The Road

Look for Tomorrow
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The evening after Munho dropped her off at the subway, a long message from his mother awaited her in her voicemail.

“I know you skipped the wedding out of anger, but your trivial feelings have hurt our families, Namjoo. You’re not a child anymore. You need to think about the people around you, about your mom and dad and how they’re getting older. You’re their only child now, so you should give them more respect than you are right now. It’s embarrassing and impolite of you at this age to be acting out. I can understand that things haven’t been going well between you and Munho. You’ve been separated for years, but my son is a good man and he promises to take care of you. I am hosting a dinner party this weekend and you are required to make attendance. Think of your parents and my son, and perhaps I will wholeheartedly forgive you for throwing your fits. Whereas you will be my daughter-in-law, I do not want any negative feelings between us. I expect to see you there and on time.”

The rage that heated in her was indescribable. Namjoo had fought really hard not to throw the phone into the wall. Everyone was intent on shortening her freedom. Once she was married, she’d be singled out, forced into a life as a wife, a bidding daughter-in-law, and become a mother. She’d have to listen to her husband. Follow his steps. Be careful not to stain his reputation or cause drama. Every action would be under his watch, be perceived as permissible or not allowed.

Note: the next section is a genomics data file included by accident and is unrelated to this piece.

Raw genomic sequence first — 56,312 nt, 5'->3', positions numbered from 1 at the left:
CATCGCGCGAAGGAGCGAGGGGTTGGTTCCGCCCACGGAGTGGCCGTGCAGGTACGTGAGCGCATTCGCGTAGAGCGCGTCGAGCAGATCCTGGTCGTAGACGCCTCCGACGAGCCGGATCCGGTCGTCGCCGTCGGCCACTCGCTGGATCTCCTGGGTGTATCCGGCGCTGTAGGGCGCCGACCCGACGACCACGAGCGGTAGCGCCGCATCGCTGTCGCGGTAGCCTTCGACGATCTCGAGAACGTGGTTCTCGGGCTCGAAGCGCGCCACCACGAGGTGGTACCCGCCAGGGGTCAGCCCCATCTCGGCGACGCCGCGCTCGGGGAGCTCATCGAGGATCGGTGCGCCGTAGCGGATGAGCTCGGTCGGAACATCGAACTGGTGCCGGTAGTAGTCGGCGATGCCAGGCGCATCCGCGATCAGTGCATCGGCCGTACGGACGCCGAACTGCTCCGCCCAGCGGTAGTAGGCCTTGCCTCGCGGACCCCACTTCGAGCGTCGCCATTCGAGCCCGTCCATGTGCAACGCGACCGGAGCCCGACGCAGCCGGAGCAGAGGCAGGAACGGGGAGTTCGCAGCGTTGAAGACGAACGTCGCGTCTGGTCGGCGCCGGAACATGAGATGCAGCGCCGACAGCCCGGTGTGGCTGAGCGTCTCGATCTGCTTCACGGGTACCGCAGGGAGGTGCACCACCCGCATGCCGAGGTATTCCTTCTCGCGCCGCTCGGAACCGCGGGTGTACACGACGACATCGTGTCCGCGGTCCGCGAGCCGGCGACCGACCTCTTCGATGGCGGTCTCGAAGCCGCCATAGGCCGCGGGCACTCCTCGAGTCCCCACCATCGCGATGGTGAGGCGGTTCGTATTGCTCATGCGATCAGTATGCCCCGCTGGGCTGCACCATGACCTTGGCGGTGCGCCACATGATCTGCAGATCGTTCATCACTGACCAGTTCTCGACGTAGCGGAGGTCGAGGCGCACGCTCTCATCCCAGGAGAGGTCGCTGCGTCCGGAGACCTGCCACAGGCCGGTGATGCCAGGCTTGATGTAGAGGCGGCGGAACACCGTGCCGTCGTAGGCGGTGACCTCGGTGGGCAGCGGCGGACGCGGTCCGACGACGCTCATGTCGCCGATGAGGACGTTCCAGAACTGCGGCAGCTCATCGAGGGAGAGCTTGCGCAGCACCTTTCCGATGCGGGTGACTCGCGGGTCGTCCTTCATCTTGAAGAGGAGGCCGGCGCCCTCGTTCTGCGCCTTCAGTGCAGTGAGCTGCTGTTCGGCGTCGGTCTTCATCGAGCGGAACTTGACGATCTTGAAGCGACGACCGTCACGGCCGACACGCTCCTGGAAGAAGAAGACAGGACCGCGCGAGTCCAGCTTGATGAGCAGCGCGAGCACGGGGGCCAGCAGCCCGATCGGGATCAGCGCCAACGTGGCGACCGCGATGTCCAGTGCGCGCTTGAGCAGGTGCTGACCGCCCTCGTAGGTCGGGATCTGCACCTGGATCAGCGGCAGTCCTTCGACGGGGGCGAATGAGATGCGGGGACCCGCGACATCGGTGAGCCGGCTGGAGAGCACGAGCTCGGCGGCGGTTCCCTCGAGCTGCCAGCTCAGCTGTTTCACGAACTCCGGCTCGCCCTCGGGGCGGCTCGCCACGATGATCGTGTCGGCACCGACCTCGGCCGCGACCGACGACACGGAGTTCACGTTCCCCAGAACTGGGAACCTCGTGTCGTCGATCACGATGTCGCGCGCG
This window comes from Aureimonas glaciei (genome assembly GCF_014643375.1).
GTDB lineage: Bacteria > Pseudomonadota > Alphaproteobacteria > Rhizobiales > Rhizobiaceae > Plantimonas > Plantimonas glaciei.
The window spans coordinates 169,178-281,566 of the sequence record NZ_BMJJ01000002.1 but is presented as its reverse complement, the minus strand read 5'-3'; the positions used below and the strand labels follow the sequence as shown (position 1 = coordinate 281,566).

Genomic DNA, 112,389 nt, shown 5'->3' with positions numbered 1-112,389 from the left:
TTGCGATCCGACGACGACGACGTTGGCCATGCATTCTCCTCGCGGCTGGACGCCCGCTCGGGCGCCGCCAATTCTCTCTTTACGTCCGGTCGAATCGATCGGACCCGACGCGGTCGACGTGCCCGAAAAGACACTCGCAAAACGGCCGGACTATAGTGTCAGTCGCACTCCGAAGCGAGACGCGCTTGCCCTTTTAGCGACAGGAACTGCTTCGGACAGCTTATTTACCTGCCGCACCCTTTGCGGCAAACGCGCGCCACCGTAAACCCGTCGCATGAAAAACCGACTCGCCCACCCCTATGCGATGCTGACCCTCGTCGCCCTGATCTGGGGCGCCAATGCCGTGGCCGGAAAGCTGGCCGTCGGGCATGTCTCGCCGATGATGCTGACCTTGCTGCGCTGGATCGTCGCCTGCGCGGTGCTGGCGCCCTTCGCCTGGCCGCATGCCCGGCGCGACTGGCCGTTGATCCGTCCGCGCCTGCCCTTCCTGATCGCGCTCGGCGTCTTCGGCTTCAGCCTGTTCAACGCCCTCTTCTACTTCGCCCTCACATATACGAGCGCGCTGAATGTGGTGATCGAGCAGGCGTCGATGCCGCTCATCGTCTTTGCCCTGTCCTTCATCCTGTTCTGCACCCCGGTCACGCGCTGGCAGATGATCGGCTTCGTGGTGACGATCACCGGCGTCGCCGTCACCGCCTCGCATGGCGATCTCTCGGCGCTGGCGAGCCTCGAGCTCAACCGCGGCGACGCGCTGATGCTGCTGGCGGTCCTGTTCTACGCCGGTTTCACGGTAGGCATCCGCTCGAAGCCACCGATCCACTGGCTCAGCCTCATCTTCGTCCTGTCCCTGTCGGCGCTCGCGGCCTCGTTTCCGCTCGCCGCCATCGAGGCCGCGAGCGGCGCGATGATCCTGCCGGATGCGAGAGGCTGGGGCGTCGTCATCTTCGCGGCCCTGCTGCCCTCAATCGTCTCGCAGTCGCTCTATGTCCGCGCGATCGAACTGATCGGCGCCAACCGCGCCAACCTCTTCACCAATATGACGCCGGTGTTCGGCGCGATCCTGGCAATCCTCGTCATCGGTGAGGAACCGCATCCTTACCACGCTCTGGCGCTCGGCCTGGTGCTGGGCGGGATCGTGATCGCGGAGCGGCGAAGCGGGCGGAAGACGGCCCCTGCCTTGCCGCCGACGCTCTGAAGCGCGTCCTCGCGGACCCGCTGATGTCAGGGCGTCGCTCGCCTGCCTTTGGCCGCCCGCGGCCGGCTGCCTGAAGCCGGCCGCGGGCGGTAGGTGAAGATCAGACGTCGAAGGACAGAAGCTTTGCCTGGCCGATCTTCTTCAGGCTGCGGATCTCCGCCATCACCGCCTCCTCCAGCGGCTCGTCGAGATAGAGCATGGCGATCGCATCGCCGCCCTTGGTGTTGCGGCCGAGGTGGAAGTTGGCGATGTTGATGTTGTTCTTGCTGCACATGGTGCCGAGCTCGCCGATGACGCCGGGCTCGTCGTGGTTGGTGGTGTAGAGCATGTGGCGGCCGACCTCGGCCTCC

Her relationship with Munho would change from being her brother’s best friend to her husband. Things like that twisted extreme dynamics between people.

Namjoo would not have it.

So, she’d dressed into her best uniform and gone to the courthouse the following day. No jeans. No coat. But she left more pissed off than before she went in.

Chilled beer in hand she’d paced her flat back and forth for several days. Passing Jongin’s picture pasted to her wall repeatedly. He was supposed to be her hope. The light to her answers.

But. Nothing.

Procedure was flat out procedure. She would lawyer up then.

The first lawyer listened sympathetically. Nodding, made full eye contact throughout the entire thirty minutes of introduction and greeting, then when Namjoo revealed who her uncle was, “No, I’m sorry. I don’t think I’m capable of handling on your case. May I refer you to someone else?”

She met a second one that late afternoon. “No, I’m sorry.”

Another, “No.” the following.

The fourth one hurriedly packed up claiming he had a court case to follow up on and left her sitting in his clean white office, confidential manila files on his desk.

Day before the dinner, Namjoo sat in her studio and drank. More out of anger than sadness she told herself. But truly, she was disappointed.

Uncle Namhee was not someone anyone could take on. Very clearly, Namjoo already knew this. Anyone would think she was setting him up for failure if asked to represent her in court. But she still wanted him behind bars.

So she drank a little more because it was difficult but not impossible. And she needed to stifle this feeling of hopelessness.

When she woke up, she discovered her first painted canvas, done drunkenly, in a bloody mix of brown, black, and red. Shades of home and nightmares. Splashes of her life.

Memories. Things that she clung onto like a grudge.

Things that kept her going full speed.

Rubbing her face tiredly, Namjoo remained sitting on the ground for a good fifteen minutes before trudging upstairs to shower. Next, she made the trip to a store for whatever dress she could find and left with one a little too tight. The cheapest kind she could find. Well, whatever, right?